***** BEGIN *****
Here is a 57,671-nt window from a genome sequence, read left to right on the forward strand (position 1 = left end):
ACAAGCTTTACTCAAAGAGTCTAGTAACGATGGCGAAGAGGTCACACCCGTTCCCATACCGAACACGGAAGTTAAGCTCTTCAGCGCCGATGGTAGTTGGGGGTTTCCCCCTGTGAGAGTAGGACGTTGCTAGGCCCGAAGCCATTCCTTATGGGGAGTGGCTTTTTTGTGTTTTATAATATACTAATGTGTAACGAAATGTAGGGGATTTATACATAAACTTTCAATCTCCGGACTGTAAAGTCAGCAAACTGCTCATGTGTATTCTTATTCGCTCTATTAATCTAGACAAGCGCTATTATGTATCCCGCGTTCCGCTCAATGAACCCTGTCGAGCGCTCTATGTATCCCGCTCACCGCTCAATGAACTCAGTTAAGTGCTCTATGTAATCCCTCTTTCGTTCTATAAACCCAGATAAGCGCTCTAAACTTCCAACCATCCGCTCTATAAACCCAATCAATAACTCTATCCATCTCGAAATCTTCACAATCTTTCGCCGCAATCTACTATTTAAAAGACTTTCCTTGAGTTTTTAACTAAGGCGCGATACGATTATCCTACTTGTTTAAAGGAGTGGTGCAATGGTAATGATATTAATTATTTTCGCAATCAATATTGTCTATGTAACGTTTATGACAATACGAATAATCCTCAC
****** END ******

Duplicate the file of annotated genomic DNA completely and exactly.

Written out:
Here is a 57,671-nt window from a genome sequence, read left to right on the forward strand (position 1 = left end):
ACAAGCTTTACTCAAAGAGTCTAGTAACGATGGCGAAGAGGTCACACCCGTTCCCATACCGAACACGGAAGTTAAGCTCTTCAGCGCCGATGGTAGTTGGGGGTTTCCCCCTGTGAGAGTAGGACGTTGCTAGGCCCGAAGCCATTCCTTATGGGGAGTGGCTTTTTTGTGTTTTATAATATACTAATGTGTAACGAAATGTAGGGGATTTATACATAAACTTTCAATCTCCGGACTGTAAAGTCAGCAAACTGCTCATGTGTATTCTTATTCGCTCTATTAATCTAGACAAGCGCTATTATGTATCCCGCGTTCCGCTCAATGAACCCTGTCGAGCGCTCTATGTATCCCGCTCACCGCTCAATGAACTCAGTTAAGTGCTCTATGTAATCCCTCTTTCGTTCTATAAACCCAGATAAGCGCTCTAAACTTCCAACCATCCGCTCTATAAACCCAATCAATAACTCTATCCATCTCGAAATCTTCACAATCTTTCGCCGCAATCTACTATTTAAAAGACTTTCCTTGAGTTTTTAACTAAGGCGCGATACGATTATCCTACTTGTTTAAAGGAGTGGTGCAATGGTAATGATATTAATTATTTTCGCAATCAATATTGTCTATGTAACGTTTATGACAATACGAATAATCCTCAC